Cathey and Don Humphreys made headlines in 2010 when they donated $6 million to create endowed faculty chairs and student scholarships in the OSU School of International Studies and five colleges as part of the Branding Success campaign. The couple served as the campaign’s vice chairs, and their gift was among the first to leverage T. Boone Pickens’ matches for chairs and scholarships. The total impact of the couple’s generous gift totaled around $14 million.
Cathey said she and Don were inspired to give based upon their own travels.
While living abroad, Cathey saw how important and impactful spending time in other cultures was for her and her family. That knowledge, coupled with the pair’s passion for higher education, inspired them to be leaders in supporting study abroad at OSU.
The couple put advocates for study abroad throughout campus with the creation of endowed School of Global Studies chairs. They also endowed semester-long study abroad scholarships and long-term grants for undergraduate and graduate students.
“Global programming at OSU would not be where it is today without Cathey,” said Dr. Randy Kluver, dean of the School of Global Studies and Partnerships. “Her vision and generosity have made a profound impact on hundreds of OSU students, providing them with the means to encounter and begin to understand the people and cultures all over the world.”
Although Cathey is applauded for her vision when it comes to global studies, she gives a lot of credit to Dr. Shida Henneberry, the Humphreys Inaugural Endowed Chair for International Studies in the Ferguson College of Agriculture.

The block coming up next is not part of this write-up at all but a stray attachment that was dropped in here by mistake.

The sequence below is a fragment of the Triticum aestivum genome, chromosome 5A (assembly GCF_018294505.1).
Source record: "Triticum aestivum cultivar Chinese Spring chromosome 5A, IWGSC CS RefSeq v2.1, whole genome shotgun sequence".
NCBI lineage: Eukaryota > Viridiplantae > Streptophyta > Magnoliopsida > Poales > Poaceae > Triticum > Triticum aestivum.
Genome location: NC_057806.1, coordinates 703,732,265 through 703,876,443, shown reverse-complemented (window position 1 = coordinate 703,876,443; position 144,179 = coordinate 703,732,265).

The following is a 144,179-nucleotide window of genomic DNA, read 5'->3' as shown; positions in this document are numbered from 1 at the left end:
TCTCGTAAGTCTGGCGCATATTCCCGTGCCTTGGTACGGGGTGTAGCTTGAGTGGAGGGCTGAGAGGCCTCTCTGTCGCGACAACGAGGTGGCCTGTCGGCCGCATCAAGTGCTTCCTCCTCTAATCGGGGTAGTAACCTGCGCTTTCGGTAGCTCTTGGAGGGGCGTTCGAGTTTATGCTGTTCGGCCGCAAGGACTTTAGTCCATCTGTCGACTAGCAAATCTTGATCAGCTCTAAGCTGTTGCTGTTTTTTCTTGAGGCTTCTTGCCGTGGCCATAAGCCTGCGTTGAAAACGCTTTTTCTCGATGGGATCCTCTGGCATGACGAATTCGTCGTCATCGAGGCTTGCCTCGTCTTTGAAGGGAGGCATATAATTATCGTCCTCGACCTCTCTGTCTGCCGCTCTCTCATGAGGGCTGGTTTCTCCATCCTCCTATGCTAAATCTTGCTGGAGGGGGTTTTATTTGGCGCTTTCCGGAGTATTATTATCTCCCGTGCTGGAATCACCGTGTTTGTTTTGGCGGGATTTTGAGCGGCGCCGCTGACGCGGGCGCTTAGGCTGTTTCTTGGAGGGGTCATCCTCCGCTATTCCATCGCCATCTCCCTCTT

“Shida was a big mentor to me in developing this program over time,” Cathey Humphreys said. “She and her husband, Dr. David Henneberry, helped guide Don and me to create something that would impact as many students as possible.”
And that program has accomplished what Cathey and Don hoped for, sending over 480 students to more than 70 countries. Cathey always puts those students first and jumps at the opportunity to meet and visit with them each year at a luncheon on campus.
“While Cathey did not attend OSU as a student, her commitment to Oklahoma State could not be stronger,” said former First Cowgirl Ann Hargis. “She encourages faculty and students to dream big and shares her international experiences to encourage others to broaden their perspectives.”
The Humphreys have also given significantly to the New President’s Residence Fund and the Ann and Burns Hargis Legacy Fund. She and Don have also made significant donations to the University of Oklahoma, Wharton School of the University of Pennsylvania and the University of Tulsa.
Cathey’s impact also shows in her support of the arts. She has served on the board of directors for the Crested Butte (Colorado) Music Festival and she and Don are Patron donors to The McKnight Center for the Performing Arts. Cathey hopes her vision, enthusiasm and generosity will continue to provide students with life-changing study abroad opportunities and inspire others to seek out experiences that will help them grow.
Photos By: Lauren Knori
Story By: Grace Janes | STATE Magazine